On Monday it was announced that the Vanier Cup is heading back to Hamilton for the next two years. This commitment to and by the City of Hamilton will propel CIS forward when it comes to hosting elite championship events.
If you’ve been to a Vanier Cup, you know it’s more than just a title game. It’s a week-long celebration of amateur football in our country. With the Canadian Football Hall of Fame in town and a number of future, current and past great players in the area, there’s no better place to host that party than Steeltown.
Hamilton isn’t new to the Vanier. In 2004, after a 39-year run in Toronto, Hamilton stepped up as only the second city to host the event. The national championship has been held there three times with moderate success. One of the greatest Vaniers ever was at the now-defunct Ivor Wynne Stadium, when Laurier upset Saskatchewan on a last-second field goal in 2005.
It could be argued that Hamilton is in a much better place these days to host the Vanier. A big part of that is the university football program that calls the city home. McMaster was a strong program in the 2000s under Greg Marshall. They’ve become even more of a national powerhouse since the last staging of the VC in Hamilton in 2008.
Stef Ptaszek – the offensive coordinator with the 2005 Laurier championship team – has built off of the foundation that Marshall established, which has made the Marauders one of the most stable football organizations in the country. In recent years they’ve won their first national title (2011) and reached three national finals in four seasons from 2011 to 2014. Of the six or seven top-tier programs that will likely feature in the next two Vaniers, McMaster is among them.
On top of that, former NBA GM Glen Grunwald coming on board as Mac’s athletic director gives the school’s athletics department a valuable resource in operating at a professional standard.
Why does all of that matter? Because in this day and age you need institutional support to make events like this successful. There’s no better example of this than how Laval’s strong infrastructure and partners have worked together to make the Vaniers held in Quebec City first class.
CIS CEO Graham Brown is excited about the Hamilton university’s involvement.
“You’ve got a school in McMaster that is 110 per cent behind CIS,” he said. “They’ve done a good job with their athletics program and football program, and are a good institutional partner in the community.”
As Brown told me, owning the Vanier product is key to the CIS’s economic growth.
“Bringing it in-house just ties it to the bigger picture of centralizing all of your commercial assets. We’re putting a plan in place in the long term to have our own commercial department doing our own corporate deals. It’s going to be increasingly more difficult to have a third party that brings those to the table where you don’t have conflict, so the only way to avoid conflicts is to own the property yourself. In addition we need to have that money to reinvest in CIS athletics.”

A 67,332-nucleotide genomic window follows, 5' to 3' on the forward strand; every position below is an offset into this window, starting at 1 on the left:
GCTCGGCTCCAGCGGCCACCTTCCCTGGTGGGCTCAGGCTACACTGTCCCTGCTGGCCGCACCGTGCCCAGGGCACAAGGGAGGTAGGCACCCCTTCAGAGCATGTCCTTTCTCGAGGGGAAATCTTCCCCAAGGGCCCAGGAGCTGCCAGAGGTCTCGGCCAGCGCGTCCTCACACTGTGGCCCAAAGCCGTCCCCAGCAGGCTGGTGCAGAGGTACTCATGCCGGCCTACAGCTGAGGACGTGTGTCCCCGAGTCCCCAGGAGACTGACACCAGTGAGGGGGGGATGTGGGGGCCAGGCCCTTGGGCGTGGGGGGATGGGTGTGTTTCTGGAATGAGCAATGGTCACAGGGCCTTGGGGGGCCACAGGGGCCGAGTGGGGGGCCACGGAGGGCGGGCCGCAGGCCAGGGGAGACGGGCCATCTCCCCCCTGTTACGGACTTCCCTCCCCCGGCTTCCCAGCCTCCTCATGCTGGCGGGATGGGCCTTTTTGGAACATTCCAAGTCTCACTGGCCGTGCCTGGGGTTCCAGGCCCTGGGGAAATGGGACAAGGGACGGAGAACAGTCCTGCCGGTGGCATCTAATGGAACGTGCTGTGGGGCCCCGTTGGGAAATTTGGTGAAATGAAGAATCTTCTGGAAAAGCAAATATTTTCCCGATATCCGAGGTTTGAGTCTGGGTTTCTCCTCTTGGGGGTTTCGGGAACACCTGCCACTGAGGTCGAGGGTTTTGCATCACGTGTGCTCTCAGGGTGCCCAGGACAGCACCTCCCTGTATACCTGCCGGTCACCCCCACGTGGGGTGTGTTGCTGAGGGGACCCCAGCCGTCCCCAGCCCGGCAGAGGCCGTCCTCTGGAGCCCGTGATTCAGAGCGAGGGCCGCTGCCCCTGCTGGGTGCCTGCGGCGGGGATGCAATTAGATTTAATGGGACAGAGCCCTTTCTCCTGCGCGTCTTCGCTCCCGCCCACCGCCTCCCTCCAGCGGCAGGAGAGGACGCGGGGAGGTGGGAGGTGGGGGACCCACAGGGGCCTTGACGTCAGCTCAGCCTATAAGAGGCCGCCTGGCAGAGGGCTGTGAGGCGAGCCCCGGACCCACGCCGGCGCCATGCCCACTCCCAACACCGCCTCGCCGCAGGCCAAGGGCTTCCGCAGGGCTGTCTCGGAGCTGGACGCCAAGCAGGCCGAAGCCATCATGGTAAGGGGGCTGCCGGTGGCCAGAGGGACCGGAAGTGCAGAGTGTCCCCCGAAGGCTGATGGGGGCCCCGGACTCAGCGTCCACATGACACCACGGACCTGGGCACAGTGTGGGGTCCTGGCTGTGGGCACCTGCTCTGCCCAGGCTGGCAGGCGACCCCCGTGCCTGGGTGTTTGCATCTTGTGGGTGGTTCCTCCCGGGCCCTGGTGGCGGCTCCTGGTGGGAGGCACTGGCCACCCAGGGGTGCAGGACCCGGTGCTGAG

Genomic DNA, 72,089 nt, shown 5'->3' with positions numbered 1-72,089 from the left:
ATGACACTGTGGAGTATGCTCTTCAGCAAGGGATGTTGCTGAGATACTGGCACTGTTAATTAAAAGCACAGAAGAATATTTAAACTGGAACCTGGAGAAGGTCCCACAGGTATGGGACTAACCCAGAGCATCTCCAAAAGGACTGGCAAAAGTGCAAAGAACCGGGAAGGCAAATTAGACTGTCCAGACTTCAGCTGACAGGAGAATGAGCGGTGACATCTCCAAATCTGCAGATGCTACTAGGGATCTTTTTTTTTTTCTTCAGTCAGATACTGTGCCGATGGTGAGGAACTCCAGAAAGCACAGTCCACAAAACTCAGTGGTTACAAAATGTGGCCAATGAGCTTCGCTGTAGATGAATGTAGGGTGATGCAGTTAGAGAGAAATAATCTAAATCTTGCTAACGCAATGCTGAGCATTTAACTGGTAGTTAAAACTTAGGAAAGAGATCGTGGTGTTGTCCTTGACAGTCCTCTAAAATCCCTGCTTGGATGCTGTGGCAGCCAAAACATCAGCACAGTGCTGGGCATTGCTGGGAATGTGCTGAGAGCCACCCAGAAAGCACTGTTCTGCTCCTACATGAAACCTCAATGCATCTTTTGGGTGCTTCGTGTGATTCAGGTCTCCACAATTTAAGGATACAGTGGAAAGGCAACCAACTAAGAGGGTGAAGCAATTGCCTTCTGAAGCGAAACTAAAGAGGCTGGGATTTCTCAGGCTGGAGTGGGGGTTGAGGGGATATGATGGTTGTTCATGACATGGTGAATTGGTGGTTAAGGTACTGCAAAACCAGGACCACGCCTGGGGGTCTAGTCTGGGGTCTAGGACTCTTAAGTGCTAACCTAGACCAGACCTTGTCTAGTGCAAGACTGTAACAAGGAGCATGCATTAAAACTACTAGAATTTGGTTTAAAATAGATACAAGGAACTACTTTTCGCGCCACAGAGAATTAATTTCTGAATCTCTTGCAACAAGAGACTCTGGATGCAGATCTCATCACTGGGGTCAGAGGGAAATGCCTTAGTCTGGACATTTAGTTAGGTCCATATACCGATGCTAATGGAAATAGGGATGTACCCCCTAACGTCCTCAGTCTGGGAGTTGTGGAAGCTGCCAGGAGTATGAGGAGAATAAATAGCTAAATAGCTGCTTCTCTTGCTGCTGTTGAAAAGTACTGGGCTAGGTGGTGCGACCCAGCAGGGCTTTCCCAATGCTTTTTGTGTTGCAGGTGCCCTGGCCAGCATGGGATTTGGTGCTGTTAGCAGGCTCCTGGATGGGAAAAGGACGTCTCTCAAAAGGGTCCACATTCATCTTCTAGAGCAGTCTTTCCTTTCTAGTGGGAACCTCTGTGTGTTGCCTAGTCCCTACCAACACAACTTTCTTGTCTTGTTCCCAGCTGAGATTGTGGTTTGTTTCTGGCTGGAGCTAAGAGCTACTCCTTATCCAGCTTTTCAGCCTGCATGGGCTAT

The next frontier for CIS sports is engaging corporate sponsors. The fact that the Vanier Cup title sponsor is the Hamilton-based ArcelorMittal Dofasco will not only be a big help in engaging the community and promoting the event, it gives the sponsor great value. For CIS, sponsorship is in many ways a mutually beneficial partnership not strictly a financial arrangement, so it helps to give your partners the best possible return on investment.
The other aspect is the venue itself. The Hamilton Tiger-Cats won their first 10 home games at Tim Hortons Field and expect to sell out the majority of their home contests next year. The Hamilton football community has proven that it is willing to brave any and all elements to enjoy great football games. With multiple lounges and terraces, a stellar press area and concession stands, THF is a space the CIS game can use to draw in and entertain unique fans in a way the pre-existing campus facilities simply can’t.
What is most exciting is the template this creates for future Vanier Cups. The recipe could eventually be as so: Find a burgeoning football community with a strong local university and a state-of-the-art football venue, and you’ve found your host city. The best of both worlds for players and fans alike. Leave the game there for two years to build continuity and learn best practices, something ideal for administrators and corporate sponsors.
There were other options available for this year’s championship that remain exciting potential destinations in the future.
With the resurgence of football in the nation’s capital, wouldn’t TD Place be a great venue? It’s done a great job of revitalizing the Panda Bowl rivalry already. With the Ottawa Redblacks, Carleton Ravens and Ottawa Gee-Gees all experiencing success, it seems that it would be a great marriage.
However, the best place for the game right now is in Hamilton, at least according to Brown.
“You’ve got the newest and most modern stadium in the country,” he said. “Tim Hortons Field is pretty off the charts and you’ve got a great football community.”
The next two years could raise the bar for CIS national championships for a long time to come. Will that be the case?
As of Monday, the clock is ticking.